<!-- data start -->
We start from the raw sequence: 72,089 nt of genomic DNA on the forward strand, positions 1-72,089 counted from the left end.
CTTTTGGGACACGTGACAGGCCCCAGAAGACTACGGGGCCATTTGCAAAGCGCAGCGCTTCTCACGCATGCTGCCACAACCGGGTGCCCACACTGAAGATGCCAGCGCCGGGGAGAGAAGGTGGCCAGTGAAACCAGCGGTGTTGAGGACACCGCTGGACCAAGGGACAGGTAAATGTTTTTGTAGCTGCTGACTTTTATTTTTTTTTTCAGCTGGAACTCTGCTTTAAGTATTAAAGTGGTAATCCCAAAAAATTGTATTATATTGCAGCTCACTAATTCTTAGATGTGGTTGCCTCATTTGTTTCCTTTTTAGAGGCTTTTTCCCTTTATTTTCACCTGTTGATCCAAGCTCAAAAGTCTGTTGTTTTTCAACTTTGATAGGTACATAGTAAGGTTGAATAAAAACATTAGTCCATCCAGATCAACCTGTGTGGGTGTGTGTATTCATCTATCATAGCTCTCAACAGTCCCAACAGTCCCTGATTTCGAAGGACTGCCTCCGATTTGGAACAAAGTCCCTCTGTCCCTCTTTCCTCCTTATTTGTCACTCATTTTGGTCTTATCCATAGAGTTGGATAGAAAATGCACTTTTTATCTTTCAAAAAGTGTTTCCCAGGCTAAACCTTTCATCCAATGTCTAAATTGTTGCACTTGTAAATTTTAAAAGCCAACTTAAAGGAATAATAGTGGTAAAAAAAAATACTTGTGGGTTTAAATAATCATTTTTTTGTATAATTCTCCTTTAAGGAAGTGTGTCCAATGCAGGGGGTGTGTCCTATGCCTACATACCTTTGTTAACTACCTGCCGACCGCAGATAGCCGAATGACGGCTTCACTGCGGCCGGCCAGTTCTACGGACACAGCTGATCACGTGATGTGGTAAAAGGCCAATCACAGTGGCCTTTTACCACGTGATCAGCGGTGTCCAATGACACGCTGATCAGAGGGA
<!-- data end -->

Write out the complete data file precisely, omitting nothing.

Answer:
We start from the raw sequence: 72,089 nt of genomic DNA on the forward strand, positions 1-72,089 counted from the left end.
CTTTTGGGACACGTGACAGGCCCCAGAAGACTACGGGGCCATTTGCAAAGCGCAGCGCTTCTCACGCATGCTGCCACAACCGGGTGCCCACACTGAAGATGCCAGCGCCGGGGAGAGAAGGTGGCCAGTGAAACCAGCGGTGTTGAGGACACCGCTGGACCAAGGGACAGGTAAATGTTTTTGTAGCTGCTGACTTTTATTTTTTTTTTCAGCTGGAACTCTGCTTTAAGTATTAAAGTGGTAATCCCAAAAAATTGTATTATATTGCAGCTCACTAATTCTTAGATGTGGTTGCCTCATTTGTTTCCTTTTTAGAGGCTTTTTCCCTTTATTTTCACCTGTTGATCCAAGCTCAAAAGTCTGTTGTTTTTCAACTTTGATAGGTACATAGTAAGGTTGAATAAAAACATTAGTCCATCCAGATCAACCTGTGTGGGTGTGTGTATTCATCTATCATAGCTCTCAACAGTCCCAACAGTCCCTGATTTCGAAGGACTGCCTCCGATTTGGAACAAAGTCCCTCTGTCCCTCTTTCCTCCTTATTTGTCACTCATTTTGGTCTTATCCATAGAGTTGGATAGAAAATGCACTTTTTATCTTTCAAAAAGTGTTTCCCAGGCTAAACCTTTCATCCAATGTCTAAATTGTTGCACTTGTAAATTTTAAAAGCCAACTTAAAGGAATAATAGTGGTAAAAAAAAATACTTGTGGGTTTAAATAATCATTTTTTTGTATAATTCTCCTTTAAGGAAGTGTGTCCAATGCAGGGGGTGTGTCCTATGCCTACATACCTTTGTTAACTACCTGCCGACCGCAGATAGCCGAATGACGGCTTCACTGCGGCCGGCCAGTTCTACGGACACAGCTGATCACGTGATGTGGTAAAAGGCCAATCACAGTGGCCTTTTACCACGTGATCAGCGGTGTCCAATGACACGCTGATCAGAGGGA